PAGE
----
Isle of Dogs
As entertaining as it is to look at Isle of Dogs, I couldn’t get past Anderson’s usual clumsiness when dealing with minorities.
Nathan Silver’s romantic drama “Thirst Street” follows a flight attendant’s spiraling amour fou towards a Parisian bartender, but while that’s an appropriate description of the film’s premise, it doesn’t quite capture what makes it interesting. It’s a portrait of obsession that doesn’t caricaturize nor ridicule, an empathetic account of desire and its inherent limitations, as well as an opaque psychological study that falls in line with life’s myriad mysteries. “No great happiness comes without great pain,” intones the narrator (Anjelica Huston), wryly but with warmth. It’s the film’s modus operandi, but Silver, and his co-writer C. Mason Wells, never shirk the platitude’s nasty, dangerous implications, especially with relation to the characters’ competing passions, and yet they somehow accomplish this with affection.
After the death of her lover, the grief-stricken Gina (Lindsay Burdge) hooks up with the charismatic bartender Jerome (Damien Bonnard) on a layover in Paris. Though Jerome clearly adopts a politely detached view towards Gina, she independently decides that she needs to be in Jerome’s life. Jerome’s early attempts to let Gina down easily predictably fail, and soon she quits her job, moves into an apartment around the corner from Jerome’s (without his knowledge, of course), and begins working at his club. It’s obvious from the beginning that Gina’s fascination will eventually curdle into mania, but Silver and Wells’ gentle-yet-firm approach to Gina’s predicament, along with the reactions of those in her orbit, separate “Thirst Street” from the historical sexism of the “woman stalks man” subgenre. Formally and narratively, the film never takes delusion or its targets lightly, and always conveys the understanding that such psychological states derive from the darkest, most vulnerable places.
While that sense of compassion lies in “Thirst Street’s” script and direction, it’s best evoked in Burdge’s and Bonnard’s performances. Burdge imbues Gina with sympathy and kindness, capturing the personality of a fundamentally nice person who doesn’t understand boundaries or other people’s feelings; her character’s inability to read a room will ultimately be her downfall, but Burdge renders that end inevitably tragic. Meanwhile, Bonnard wonderfully plays her foil, someone who tries to navigate his admirer’s mood, keeping his distance but also being as amiable as possible. Their crackling sexual chemistry and awkward personal interactions make for a compelling on-screen romance, and the way that it devolves when Jerome’s ex-girlfriend Clemence (Esther Garrel) comes into the picture charges almost every scene.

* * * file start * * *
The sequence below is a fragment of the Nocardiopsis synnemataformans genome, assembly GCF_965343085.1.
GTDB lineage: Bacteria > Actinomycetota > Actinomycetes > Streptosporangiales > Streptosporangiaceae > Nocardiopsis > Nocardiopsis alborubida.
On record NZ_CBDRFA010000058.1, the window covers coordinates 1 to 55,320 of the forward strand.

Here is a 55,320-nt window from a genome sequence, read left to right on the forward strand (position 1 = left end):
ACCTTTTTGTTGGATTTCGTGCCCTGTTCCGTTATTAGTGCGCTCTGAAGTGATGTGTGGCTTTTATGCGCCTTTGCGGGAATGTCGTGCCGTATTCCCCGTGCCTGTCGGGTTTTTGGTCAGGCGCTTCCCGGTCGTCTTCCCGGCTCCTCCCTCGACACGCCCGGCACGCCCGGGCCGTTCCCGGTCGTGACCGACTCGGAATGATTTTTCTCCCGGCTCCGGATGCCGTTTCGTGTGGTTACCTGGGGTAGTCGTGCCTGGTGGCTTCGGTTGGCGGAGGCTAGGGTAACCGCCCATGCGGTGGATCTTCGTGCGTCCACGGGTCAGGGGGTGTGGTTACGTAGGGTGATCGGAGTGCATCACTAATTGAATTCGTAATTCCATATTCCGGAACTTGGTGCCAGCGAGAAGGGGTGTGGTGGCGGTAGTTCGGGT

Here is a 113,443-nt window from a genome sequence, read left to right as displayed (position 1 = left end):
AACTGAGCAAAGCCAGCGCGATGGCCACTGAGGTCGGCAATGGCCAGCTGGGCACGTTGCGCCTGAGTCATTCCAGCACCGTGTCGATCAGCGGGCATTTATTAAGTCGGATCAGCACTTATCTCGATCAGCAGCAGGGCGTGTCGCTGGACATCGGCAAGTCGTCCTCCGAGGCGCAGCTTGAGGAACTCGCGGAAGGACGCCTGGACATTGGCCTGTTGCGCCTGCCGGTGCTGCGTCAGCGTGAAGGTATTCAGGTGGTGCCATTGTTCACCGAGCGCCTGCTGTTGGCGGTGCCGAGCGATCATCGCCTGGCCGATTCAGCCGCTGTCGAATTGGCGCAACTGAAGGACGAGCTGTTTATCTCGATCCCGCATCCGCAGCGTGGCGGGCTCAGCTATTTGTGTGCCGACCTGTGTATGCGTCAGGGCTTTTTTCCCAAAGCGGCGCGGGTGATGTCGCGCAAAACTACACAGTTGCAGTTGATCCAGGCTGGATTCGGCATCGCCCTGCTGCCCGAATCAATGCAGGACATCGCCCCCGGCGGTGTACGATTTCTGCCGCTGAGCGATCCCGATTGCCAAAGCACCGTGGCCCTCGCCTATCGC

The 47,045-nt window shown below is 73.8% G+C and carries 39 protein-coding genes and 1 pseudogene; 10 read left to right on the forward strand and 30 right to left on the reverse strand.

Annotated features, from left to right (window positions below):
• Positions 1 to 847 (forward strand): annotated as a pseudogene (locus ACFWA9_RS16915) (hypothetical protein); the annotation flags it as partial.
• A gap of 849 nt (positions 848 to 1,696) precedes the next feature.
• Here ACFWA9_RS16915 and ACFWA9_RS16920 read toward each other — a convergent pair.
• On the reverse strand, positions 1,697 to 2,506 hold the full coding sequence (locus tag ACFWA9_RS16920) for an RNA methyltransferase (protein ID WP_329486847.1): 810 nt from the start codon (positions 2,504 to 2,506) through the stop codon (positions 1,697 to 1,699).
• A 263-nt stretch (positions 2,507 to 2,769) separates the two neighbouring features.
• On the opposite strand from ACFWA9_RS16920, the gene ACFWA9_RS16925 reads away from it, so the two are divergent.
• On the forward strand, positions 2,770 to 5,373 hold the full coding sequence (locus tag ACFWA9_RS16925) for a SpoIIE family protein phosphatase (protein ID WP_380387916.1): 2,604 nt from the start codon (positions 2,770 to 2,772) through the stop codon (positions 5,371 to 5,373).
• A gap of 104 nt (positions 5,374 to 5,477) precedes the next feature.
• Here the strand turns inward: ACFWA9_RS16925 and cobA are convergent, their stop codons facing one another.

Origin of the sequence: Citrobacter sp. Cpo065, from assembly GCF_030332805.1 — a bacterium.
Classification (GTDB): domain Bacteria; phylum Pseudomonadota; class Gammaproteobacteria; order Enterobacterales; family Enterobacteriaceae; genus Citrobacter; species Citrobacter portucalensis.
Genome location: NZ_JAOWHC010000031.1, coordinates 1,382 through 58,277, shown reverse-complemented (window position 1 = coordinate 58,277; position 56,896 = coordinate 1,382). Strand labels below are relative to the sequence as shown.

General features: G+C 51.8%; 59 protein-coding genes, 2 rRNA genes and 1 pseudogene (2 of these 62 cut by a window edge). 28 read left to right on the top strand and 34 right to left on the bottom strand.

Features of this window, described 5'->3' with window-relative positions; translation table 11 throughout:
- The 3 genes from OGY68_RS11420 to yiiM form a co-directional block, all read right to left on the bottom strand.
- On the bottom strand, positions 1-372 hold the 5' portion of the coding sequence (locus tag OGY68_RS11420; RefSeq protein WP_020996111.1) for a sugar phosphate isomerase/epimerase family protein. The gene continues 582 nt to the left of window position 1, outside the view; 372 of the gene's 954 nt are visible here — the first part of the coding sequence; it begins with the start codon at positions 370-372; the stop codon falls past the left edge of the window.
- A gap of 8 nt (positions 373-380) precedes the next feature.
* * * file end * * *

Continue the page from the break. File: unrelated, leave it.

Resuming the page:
It’s somewhat of a critical cliché to describe a cinematographer as a co-director, but Sean Price Williams’ hazy, luminous photography in “Thirst Street” so strongly defines its aesthetic that it all but elevates him to co-author status. The sensuous, vibrant colors and the intimate framing provide a classically “romantic” sheen that stands in sharp contrast to the more insidious on-screen events. Moreover, it augments Gina’s internal desire to have a grand romance, one worthy of old musicals, but still grounds her actions in an uncomfortable reality. Along those lines, Paul Grimstad’s nervy score also establishes the film’s tricky tone, neatly capturing the lustful urgency that underscores the film without overwhelming its action.
If “Thirst Street” has any major flaw, it’s that the predictability of the film’s narrative pales in comparison to its stirring aesthetics. At a brisk 80 minutes, “Thirst Street” never overstays its welcome, but by the last 15 or so, the film makes most of the requisite genre moves and it falls into a semi-monotonous state. The film’s surprises lie mostly in its characterizations and visual strategy, which carry it far, and yet it doesn’t sustain its initial energy by its end. You can argue that that’s precisely the point, that the fixed nature of Gina’s journey engenders the film’s spiky dread and overt tragedy, but when we finally get there, it falls a little too flat to be completely ignored.
But there’s something special about Silver’s film that often resides in its margins. Its self-contained world feels inhabited yet enigmatic, especially the once glamorous, now seedy cabaret club where Jerome works, run by the sleazily forthright Franz (Jacques Nolot). There’s the potent thread of over-symbolizing one’s life, reading too much into strangers’ clairvoyance and random signals from the universe (Gina sees a sign that reads “A Louer” outside of an apartment; though it means “For Rent,” “Louer” also invites the misreading of “Lover”). The lost-in-translation comedy, while trite or tired in the wrong hands, excels here mostly because Gina never once feels self-conscious about flubbing her way through conversations. But “Thirst Street” succeeds on the basis of Silver and Wells’ treatment of desperation, the frayed assuredness that surfaces when one realizes that there’s nothing left to lose. It’s a hard thing for a film to convey without over-psychologizing its subjects, but “Thirst Street” fittingly captures this in snapshots and glimpses. The result is a slow-motion car crash that you intimately experience from both in and outside the car. There’s just enough distance to allow for wisdom but not enough so as not to feel the impact.
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